On the Sunday in some borrowed clothes, we took a ferry over to the Statue of Liberty, which is not as big as it is in the movies. But the viewing deck in the head was a pretty awesome place to be. What an icon that is, and to be up close and personal with it was very unique. We then pushed on to Ellis Island, where we got to take in 100 years of immigration. Everyone who immigrated to the US, well everyone who wasn’t rich, went through Ellis Island. Some really tough stories to read. One particularly horrific one that stood out to me was of a complete family that immigrated over from Eastern Europe, only to loose grandma, as she had the beginnings of blindness, and thus was considered a burden. So in the wisdom of bureaucracy, she was torn from her family and sent back to a country now devoid of any family. They never saw granny again.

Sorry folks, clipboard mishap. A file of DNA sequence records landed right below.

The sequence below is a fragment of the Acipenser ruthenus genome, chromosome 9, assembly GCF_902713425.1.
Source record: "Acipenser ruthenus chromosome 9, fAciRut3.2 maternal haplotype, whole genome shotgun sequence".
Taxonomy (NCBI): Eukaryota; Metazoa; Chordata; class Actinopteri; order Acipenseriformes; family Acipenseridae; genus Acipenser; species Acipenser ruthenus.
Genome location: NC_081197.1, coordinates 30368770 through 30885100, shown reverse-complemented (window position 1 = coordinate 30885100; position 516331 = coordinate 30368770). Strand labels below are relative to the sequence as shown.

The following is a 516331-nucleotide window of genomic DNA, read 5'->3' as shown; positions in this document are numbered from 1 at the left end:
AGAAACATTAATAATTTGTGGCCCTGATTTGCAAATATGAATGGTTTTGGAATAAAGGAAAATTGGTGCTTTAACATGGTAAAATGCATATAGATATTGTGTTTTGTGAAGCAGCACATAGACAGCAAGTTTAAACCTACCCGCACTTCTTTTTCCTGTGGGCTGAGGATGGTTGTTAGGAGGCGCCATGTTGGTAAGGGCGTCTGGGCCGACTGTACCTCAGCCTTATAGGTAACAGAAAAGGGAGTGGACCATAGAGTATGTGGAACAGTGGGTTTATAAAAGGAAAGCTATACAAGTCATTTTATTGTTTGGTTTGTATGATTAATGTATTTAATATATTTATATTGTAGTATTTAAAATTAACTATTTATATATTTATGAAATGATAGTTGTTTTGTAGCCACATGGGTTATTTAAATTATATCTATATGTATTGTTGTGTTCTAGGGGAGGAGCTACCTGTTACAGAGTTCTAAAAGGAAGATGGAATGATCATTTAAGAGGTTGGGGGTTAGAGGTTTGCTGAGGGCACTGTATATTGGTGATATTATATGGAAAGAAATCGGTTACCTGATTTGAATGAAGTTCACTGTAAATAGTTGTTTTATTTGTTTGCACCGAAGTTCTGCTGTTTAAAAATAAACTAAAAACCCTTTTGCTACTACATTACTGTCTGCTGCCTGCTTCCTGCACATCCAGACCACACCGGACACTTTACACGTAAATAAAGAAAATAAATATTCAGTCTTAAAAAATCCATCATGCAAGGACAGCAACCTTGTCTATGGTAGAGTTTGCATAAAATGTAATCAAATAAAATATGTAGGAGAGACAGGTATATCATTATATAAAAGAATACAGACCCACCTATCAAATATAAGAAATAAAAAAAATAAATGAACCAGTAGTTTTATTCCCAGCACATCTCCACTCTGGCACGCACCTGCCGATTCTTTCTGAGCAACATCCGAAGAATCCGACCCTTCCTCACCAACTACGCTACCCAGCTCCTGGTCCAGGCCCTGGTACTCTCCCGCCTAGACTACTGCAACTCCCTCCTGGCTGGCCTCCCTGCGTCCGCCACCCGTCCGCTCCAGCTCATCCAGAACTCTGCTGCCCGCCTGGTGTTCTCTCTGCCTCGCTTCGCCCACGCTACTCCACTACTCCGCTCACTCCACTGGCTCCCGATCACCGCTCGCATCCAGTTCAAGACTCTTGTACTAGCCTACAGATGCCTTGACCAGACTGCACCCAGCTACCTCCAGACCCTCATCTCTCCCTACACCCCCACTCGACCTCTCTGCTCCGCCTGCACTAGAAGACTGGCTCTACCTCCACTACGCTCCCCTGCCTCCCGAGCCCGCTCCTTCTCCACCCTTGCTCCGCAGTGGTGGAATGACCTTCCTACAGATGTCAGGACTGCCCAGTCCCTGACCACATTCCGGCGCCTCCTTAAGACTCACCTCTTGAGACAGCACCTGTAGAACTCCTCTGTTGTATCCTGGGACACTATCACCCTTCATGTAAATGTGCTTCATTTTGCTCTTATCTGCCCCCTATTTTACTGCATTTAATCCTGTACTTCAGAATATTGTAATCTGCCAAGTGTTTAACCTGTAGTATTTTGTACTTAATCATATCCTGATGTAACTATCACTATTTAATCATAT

On a lighter note, I had heard about a historical bar where George Washington drank and bid farewell to his generals after the War of Independence. That was a cool place!
I went up Trump tower, that was kinda cool, the decor I thought needed upgrading but it was fun seeing all the fuss outside on the streets and having to go past sniffer dogs, heavily armed policemen and metal detectors to get inside.
There was always plenty of things going on in New York, very often the subway would be crowded to the levels I witnessed in Tokyo. Though in New York they didn’t have nice men in smart suits pushing you inside the subway carriage, you were on your own for that. But thats not really my cup of tea so I’d wait for the next one.
I ate a lot of ice cream in New York, mainly because there were a number of cool places doing cool things with ice cream. The first place made it with liquid nitrogen, so it was extra thick, cold and creamy. They also offered frozen cheese balls, that when you ate them, thick steam was the outcome, hence they were called dragon balls. Another cool ice cream place offered cookie dough like ice cream, that surprisingly, was a bit much. I like cookie dough, but I usually only have perhaps a tea spoon of it whilst making cookies, not a massive scoop of it in a bowl.